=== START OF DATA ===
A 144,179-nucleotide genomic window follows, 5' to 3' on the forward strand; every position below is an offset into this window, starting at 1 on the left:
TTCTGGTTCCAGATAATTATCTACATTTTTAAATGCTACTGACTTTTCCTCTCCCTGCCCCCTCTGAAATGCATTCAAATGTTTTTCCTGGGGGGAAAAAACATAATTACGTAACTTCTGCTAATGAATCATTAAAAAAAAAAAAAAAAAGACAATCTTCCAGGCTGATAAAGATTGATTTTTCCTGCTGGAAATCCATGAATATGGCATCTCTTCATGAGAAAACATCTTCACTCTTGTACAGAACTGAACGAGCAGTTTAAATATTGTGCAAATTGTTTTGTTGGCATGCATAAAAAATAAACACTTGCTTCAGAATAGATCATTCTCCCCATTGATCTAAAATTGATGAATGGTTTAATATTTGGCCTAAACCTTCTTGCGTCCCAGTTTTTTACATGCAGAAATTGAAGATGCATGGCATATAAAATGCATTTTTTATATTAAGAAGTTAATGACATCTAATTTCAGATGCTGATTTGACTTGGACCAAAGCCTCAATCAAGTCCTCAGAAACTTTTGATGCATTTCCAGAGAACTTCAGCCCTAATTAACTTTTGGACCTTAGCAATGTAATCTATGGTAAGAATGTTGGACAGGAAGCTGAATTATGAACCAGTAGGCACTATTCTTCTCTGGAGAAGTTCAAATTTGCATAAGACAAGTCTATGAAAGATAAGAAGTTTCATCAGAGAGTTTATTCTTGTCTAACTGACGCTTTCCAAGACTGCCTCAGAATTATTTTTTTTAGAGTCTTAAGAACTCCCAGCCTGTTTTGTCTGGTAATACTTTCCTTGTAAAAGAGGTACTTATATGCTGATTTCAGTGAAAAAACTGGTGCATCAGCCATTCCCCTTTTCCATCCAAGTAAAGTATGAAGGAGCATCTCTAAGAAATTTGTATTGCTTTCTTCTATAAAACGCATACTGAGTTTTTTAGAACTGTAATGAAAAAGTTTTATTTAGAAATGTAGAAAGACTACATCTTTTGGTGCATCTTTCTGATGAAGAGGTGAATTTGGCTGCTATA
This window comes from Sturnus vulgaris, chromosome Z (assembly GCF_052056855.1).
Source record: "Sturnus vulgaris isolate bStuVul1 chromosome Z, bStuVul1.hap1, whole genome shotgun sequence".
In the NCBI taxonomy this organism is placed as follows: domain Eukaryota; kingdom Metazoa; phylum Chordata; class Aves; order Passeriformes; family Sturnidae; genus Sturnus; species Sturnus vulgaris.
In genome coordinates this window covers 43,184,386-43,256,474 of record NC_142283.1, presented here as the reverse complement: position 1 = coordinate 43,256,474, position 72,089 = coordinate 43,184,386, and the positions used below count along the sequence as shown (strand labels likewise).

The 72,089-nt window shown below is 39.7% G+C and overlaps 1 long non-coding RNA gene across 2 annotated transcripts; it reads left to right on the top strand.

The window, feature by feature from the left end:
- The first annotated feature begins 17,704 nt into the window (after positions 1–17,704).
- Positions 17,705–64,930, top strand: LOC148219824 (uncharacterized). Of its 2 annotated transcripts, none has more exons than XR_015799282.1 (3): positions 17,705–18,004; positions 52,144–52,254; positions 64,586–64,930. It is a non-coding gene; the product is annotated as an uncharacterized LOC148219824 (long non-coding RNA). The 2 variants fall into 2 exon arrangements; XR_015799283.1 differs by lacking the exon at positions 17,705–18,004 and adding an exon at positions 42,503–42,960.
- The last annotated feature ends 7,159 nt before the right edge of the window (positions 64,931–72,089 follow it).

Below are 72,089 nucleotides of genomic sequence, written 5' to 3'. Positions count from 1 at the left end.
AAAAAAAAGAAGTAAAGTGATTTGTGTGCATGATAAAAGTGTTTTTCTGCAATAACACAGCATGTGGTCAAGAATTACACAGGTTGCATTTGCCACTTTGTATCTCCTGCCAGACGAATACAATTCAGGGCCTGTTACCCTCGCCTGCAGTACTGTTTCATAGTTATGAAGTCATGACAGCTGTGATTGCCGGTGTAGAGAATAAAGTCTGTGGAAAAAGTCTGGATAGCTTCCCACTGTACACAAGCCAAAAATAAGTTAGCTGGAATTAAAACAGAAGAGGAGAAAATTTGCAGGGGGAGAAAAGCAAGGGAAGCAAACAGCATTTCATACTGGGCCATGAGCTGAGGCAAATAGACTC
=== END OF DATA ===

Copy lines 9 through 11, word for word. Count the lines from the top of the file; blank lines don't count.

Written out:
- The first annotated feature begins 17,704 nt into the window (after positions 1–17,704).
- Positions 17,705–64,930, top strand: LOC148219824 (uncharacterized). Of its 2 annotated transcripts, none has more exons than XR_015799282.1 (3): positions 17,705–18,004; positions 52,144–52,254; positions 64,586–64,930. It is a non-coding gene; the product is annotated as an uncharacterized LOC148219824 (long non-coding RNA). The 2 variants fall into 2 exon arrangements; XR_015799283.1 differs by lacking the exon at positions 17,705–18,004 and adding an exon at positions 42,503–42,960.
- The last annotated feature ends 7,159 nt before the right edge of the window (positions 64,931–72,089 follow it).